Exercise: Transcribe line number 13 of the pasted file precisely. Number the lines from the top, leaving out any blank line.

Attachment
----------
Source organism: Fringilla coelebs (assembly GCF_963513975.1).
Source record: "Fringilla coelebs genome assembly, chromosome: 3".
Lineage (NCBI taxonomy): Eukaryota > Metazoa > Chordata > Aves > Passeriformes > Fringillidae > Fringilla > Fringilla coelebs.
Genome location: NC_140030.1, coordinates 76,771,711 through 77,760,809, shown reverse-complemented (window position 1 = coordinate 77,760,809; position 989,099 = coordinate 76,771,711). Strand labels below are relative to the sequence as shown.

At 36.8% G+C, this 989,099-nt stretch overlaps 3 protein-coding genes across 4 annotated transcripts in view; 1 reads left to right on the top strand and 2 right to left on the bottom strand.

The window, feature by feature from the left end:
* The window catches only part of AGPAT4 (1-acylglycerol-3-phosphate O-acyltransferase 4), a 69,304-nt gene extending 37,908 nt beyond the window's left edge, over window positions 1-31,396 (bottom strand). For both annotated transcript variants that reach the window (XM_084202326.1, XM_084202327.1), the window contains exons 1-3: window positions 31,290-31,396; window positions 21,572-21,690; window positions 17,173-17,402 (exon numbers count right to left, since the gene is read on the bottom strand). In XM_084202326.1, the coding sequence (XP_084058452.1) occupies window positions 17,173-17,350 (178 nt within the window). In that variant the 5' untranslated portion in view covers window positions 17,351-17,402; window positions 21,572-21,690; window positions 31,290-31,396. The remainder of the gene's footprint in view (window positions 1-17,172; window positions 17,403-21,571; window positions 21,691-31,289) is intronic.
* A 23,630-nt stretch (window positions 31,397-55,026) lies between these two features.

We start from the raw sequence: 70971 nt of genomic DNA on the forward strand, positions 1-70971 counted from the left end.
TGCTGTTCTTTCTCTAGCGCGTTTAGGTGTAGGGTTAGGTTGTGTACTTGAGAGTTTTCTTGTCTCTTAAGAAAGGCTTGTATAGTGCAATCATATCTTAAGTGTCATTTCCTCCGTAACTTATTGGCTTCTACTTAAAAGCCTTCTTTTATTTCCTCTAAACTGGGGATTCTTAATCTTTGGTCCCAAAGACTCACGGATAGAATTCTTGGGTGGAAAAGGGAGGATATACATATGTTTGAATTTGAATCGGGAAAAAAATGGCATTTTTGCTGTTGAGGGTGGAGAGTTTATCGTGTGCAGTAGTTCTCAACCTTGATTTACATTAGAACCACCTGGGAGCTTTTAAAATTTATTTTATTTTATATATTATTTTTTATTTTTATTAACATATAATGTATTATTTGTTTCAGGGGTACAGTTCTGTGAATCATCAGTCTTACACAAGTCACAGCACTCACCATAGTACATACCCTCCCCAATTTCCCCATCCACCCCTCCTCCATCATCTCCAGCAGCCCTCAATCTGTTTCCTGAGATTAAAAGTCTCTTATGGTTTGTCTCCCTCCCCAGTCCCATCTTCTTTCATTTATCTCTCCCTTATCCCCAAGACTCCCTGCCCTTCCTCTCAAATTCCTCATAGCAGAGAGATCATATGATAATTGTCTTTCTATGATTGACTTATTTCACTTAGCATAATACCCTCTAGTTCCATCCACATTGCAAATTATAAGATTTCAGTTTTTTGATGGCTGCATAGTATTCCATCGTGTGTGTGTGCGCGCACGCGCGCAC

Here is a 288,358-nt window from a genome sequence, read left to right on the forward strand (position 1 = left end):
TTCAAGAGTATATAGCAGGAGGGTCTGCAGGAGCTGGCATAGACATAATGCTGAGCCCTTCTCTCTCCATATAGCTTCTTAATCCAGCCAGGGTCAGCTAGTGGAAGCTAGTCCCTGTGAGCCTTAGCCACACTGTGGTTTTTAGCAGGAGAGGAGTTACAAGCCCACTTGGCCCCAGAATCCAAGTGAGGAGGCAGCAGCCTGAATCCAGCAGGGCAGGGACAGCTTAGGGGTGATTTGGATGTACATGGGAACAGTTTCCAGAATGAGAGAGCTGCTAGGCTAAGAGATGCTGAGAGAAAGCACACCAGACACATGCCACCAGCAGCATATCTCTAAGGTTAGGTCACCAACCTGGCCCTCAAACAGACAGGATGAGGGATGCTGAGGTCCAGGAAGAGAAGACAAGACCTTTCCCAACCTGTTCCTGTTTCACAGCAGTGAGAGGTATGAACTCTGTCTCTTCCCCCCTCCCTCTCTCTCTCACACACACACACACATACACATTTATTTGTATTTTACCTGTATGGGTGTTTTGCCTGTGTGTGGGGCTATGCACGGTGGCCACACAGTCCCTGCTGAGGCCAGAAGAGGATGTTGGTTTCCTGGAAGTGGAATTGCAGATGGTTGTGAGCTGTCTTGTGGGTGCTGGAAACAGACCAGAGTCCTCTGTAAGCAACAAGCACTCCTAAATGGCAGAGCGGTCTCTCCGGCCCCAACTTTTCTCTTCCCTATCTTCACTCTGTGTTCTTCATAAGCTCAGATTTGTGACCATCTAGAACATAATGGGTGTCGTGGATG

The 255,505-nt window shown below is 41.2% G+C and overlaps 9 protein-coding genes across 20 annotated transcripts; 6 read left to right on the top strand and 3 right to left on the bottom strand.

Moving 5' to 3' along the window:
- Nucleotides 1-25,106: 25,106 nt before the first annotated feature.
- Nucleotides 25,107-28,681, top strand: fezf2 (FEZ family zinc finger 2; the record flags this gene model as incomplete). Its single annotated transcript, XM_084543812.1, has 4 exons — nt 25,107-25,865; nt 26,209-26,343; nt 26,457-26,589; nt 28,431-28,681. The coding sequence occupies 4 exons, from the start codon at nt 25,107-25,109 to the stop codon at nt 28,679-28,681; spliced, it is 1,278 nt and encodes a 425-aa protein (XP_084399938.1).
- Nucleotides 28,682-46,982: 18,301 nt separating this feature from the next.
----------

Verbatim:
The 255,505-nt window shown below is 41.2% G+C and overlaps 9 protein-coding genes across 20 annotated transcripts; 6 read left to right on the top strand and 3 right to left on the bottom strand.